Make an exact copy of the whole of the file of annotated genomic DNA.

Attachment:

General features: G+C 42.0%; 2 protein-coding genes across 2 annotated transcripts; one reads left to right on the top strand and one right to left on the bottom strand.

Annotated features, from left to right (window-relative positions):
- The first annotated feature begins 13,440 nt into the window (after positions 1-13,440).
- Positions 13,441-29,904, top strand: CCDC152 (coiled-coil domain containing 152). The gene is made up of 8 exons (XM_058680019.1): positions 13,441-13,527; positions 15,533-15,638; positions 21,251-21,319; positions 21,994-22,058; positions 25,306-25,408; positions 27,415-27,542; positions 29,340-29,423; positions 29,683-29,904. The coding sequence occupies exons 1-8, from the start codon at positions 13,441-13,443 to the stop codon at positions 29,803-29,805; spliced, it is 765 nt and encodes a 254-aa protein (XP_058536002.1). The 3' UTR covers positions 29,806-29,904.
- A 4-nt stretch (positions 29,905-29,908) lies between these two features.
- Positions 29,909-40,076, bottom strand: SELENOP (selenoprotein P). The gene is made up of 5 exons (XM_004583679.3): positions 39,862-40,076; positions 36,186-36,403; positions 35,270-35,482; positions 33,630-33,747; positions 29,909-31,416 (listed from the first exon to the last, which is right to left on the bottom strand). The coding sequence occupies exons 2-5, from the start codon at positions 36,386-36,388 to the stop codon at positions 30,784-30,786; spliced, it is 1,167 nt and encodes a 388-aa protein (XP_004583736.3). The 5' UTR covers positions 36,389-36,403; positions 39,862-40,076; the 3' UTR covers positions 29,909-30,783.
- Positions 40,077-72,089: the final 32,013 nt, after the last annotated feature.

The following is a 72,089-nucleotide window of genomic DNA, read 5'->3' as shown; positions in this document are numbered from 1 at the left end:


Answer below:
General features: G+C 42.0%; 2 protein-coding genes across 2 annotated transcripts; one reads left to right on the top strand and one right to left on the bottom strand.

Annotated features, from left to right (window-relative positions):
- The first annotated feature begins 13,440 nt into the window (after positions 1-13,440).
- Positions 13,441-29,904, top strand: CCDC152 (coiled-coil domain containing 152). The gene is made up of 8 exons (XM_058680019.1): positions 13,441-13,527; positions 15,533-15,638; positions 21,251-21,319; positions 21,994-22,058; positions 25,306-25,408; positions 27,415-27,542; positions 29,340-29,423; positions 29,683-29,904. The coding sequence occupies exons 1-8, from the start codon at positions 13,441-13,443 to the stop codon at positions 29,803-29,805; spliced, it is 765 nt and encodes a 254-aa protein (XP_058536002.1). The 3' UTR covers positions 29,806-29,904.
- A 4-nt stretch (positions 29,905-29,908) lies between these two features.
- Positions 29,909-40,076, bottom strand: SELENOP (selenoprotein P). The gene is made up of 5 exons (XM_004583679.3): positions 39,862-40,076; positions 36,186-36,403; positions 35,270-35,482; positions 33,630-33,747; positions 29,909-31,416 (listed from the first exon to the last, which is right to left on the bottom strand). The coding sequence occupies exons 2-5, from the start codon at positions 36,386-36,388 to the stop codon at positions 30,784-30,786; spliced, it is 1,167 nt and encodes a 388-aa protein (XP_004583736.3). The 5' UTR covers positions 36,389-36,403; positions 39,862-40,076; the 3' UTR covers positions 29,909-30,783.
- Positions 40,077-72,089: the final 32,013 nt, after the last annotated feature.

The following is a 72,089-nucleotide window of genomic DNA, read 5'->3' as shown; positions in this document are numbered from 1 at the left end: